Bachand says the consensus among her fellow Tea Partiers is that Visconti's candidacy could spell doom for the Foley campaign by stealing right-leaning votes.

“This is not so much about being pro-Foley as it is making sure, two fold, one that Malloy does not get reelected and Foley’s our best shot at that and two that the Tea Party principles and ideals survive past this election,” Bachand said.

Visconti said when he received the letter that he refused to read it.

“I don’t read anything that starts with, ‘You can’t win,’” Visconti said.

In response, Visconti released a web video that displayed photos of him with several of the Tea Party leaders who signed the letter, along with photos of him at political rallies.

The unaffiliated candidate actively participated in the Tea Party movement in Connecticut and said he feels that leaders across the state are turning their backs on their core beliefs.

“They basically surrendered their principles. This is what they’ve done,” Visconti said Tuesday. “Tom Foley is not a conservative. He will not repeal Common Core. He will not repeal SB1170. He won’t even seek to repeal these. That’s what the big argument is.”

Tea Party groups concede that Tom Foley is not the ideal candidate.

Bachand even said, “Foley isn’t a panacea,” and added that the effort to get Visconti off the ballot has more to do with maintain the momentum of the movement.

“This is not about surrendering our principles. This is about making sure that our principles survive to fight another day,” Bachand said.

<![CDATA[State Leaders Look to Improve Internet Reliability]]> Mon, 15 Sep 2014 18:04:51 -0400 http://media.nbcconnecticut.com/images/213*120/Internet00000000.jpg

State leaders joined city and town officials Monday to announce the start of their effort to improve broadband internet speed and reliability across the state.

“There is a need today for cheaper, easier access to ultra-high speed internet access,” said Connecticut Consumer Counsel Elin Katz.

Katz and State Sen. Beth Bye said Connecticut has been left out in the cold compared to other cities and states across the country when it comes to broadband and fiber projects.

The systems are known in tech circles as “Gigabit” networks.

Twenty-nine cities around the United States have access to gigabit networks through several providers that include AT&T, Google, Centurylink and Cox.

“None of these places are in New England,” Katz said.

Three municipalities have partnered with the state in sending out the request for qualifications – New Haven, West Hartford and Stamford.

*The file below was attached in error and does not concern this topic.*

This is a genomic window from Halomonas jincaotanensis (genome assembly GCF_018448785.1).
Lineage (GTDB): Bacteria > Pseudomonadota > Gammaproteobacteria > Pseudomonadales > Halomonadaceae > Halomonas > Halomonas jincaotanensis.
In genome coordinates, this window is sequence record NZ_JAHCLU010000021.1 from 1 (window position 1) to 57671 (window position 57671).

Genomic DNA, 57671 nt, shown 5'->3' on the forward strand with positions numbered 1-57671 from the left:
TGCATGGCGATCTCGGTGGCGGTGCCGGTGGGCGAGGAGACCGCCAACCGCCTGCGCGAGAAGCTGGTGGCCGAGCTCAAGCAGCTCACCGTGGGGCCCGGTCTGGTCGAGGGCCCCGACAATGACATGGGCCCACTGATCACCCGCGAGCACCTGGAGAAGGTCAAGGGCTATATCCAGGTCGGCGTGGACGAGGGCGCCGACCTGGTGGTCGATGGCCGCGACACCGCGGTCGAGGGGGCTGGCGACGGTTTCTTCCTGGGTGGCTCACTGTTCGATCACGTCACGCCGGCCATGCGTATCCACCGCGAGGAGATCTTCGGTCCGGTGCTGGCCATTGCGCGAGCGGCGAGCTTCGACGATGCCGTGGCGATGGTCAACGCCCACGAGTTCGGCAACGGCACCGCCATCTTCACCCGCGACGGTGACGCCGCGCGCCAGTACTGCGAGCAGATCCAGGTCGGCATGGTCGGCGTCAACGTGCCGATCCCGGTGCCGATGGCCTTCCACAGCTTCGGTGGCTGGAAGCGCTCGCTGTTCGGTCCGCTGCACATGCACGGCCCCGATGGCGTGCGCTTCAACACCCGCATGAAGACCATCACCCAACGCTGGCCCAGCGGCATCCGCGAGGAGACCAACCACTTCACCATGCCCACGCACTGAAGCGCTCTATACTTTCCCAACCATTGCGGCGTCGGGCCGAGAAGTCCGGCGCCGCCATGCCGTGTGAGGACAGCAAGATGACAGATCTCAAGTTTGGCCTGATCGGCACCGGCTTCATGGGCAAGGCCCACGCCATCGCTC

State officials insist that creating the new networks isn’t just an infrastructure improvement.

“This is about economic development,” Bye said during the press conference.

Katz explained that the average Internet speed for a household in Connecticut is about 9 megabits and the goal is to improve that to about 1,000 megabits.

Representatives from tech companies in attendance applauded the state’s effort to improve their business conditions.

“This is a proud moment for a tech startup to be in Connecticut,” said Zack Beatty with SeeClickFix, a New Haven-based company that allows users to report non-emergency issues that are going on in their neighborhoods.

“It’s a very exciting tech scene but we’ve reached a point where we’re seeing the tech community grow in New Haven, in Connecticut and beyond and yet you’re not seeing the infrastructure grow with it,” Beatty said.

He said improved broadband would allow employees to work seamlessly from home without issues.

“It’s not about bandwidth. It’s about reliability,” Beatty said.

The initial RFQ was sent to prospective Internet partners and state officials said they expect to receive more information on the future of high-speed broadband in November.

<![CDATA[Decision 2014: The Q-Poll]]> Sun, 14 Sep 2014 12:58:31 -0400 http://media.nbcconnecticut.com/images/213*120/visconti+foley+malloy+decision.jpg

This week’s episode of "Decision 2014" focuses on the first Quinnipiac poll of the general election.

According to the poll, GOP challenger Tom Foley leads Dan Malloy 46 percent to 40 percent in the race for governor, but the biggest surprise may be that unaffiliated candidate Joseph Visconti received 7 percent.

Visconti joins George Colli in the studio to talk about where his support is coming from and where he stands on issues other than guns and education. He also debuts his newest web advertisement.

Also, CTNewsJunkie’s Christine Stuart breaks down the poll and what it all means with Max Reiss.